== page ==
On Tuesday, October 6, The Needham School Committee will hold a public hearing on a proposed School Master Plan to address the future building projects needed at Needham's elementary and middle schools. There are three options being considered, and after hearing community feedback, the School Committee will vote to select an option at the end of the meeting.
The proposed options are the culmination of a nearly year-long study done by Dore + Whittier Architects under the direction of the Town's Permanent Public Building Committee (PPBC), and with input from a large stakeholder group including principals, school administrators, a School Committee member, and members of the Town's building maintenance and construction departments.
These projects will be a multi-year undertaking that will require the support of the entire community, with tentative completion dates of 2027–2032 (depending on the option selected). Once these projects are completed, it is hoped that the physical and space needs for Needham students will be satisfied for the foreseeable future. Selecting an option for additional study is the next step in the process.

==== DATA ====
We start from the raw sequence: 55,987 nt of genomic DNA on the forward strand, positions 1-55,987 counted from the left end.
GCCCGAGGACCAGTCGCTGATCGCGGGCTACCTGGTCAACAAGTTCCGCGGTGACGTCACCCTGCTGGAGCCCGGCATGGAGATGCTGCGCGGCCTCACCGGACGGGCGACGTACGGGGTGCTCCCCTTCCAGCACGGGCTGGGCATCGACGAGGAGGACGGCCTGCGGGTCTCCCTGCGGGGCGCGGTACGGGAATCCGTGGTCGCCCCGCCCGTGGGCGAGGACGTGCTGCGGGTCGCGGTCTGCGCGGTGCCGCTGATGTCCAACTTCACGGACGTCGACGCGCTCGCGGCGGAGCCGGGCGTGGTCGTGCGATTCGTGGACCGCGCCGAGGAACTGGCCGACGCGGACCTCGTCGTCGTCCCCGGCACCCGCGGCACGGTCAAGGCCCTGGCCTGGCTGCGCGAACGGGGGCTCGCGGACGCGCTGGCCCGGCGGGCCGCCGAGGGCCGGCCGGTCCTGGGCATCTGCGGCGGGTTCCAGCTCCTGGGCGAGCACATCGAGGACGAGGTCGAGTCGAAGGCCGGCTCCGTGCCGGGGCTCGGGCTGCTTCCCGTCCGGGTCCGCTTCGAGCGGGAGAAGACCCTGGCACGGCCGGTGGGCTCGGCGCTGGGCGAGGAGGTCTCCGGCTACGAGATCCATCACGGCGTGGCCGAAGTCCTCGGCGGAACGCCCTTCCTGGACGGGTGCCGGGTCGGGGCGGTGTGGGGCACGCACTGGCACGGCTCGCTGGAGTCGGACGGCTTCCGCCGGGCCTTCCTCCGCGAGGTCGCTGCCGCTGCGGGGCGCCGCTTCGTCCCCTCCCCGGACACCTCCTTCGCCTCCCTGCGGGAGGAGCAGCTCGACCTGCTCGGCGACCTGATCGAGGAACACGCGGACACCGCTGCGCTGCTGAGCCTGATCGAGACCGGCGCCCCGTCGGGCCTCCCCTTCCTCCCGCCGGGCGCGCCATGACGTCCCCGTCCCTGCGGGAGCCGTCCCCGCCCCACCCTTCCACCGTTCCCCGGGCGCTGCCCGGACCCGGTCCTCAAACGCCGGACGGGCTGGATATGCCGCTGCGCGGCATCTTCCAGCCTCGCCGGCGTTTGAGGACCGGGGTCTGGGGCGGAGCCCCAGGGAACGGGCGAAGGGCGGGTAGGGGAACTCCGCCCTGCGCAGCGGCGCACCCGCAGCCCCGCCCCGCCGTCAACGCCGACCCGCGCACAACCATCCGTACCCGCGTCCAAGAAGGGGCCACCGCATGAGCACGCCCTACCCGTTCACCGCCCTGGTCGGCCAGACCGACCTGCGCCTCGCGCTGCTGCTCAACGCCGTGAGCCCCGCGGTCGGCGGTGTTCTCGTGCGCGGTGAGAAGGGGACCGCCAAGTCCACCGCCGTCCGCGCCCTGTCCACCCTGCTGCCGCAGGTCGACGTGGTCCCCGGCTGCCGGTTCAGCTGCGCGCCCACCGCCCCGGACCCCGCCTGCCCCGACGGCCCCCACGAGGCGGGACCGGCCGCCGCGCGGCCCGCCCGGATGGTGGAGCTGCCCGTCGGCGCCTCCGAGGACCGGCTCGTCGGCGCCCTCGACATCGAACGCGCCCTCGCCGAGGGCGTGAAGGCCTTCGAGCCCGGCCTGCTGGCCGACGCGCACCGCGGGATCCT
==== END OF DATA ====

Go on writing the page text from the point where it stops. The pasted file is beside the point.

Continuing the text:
An assessment of all K-8 school facilities determined that the physical structure of the Mitchell school is in the worst condition, followed by Pollard. High Rock was also flagged for poor functional use of space.
A space/capacity assessment was also done, taking into account enrollment projections and current available classrooms. This assessment uncovered further facilities needs over the longer term.
Elementary Capacity Summary:
Enrollment trajectory is flattening to slightly declining over next 15 years
There are localized capacity challenges at Broadmeadow, Eliot, and Mitchell
In a master plan that maintains the existing elementary school configuration, any Mitchell project needs to be a five section per grade school, instead of its current three to four sections per grade in order to maintain targeted class sizes
Total general classroom target for any master plan scenario should be at least 126, while the current number is 123 (including the new kindergarten modulars at Mitchell), in order to meet the midpoint for targeted class sizes
Middle School Capacity Summary:
Enrollment trajectory is modulating to slightly declining over next 15 years
There are capacity challenges at High Rock and there may be capacity challenges at Pollard depending on the daily school schedule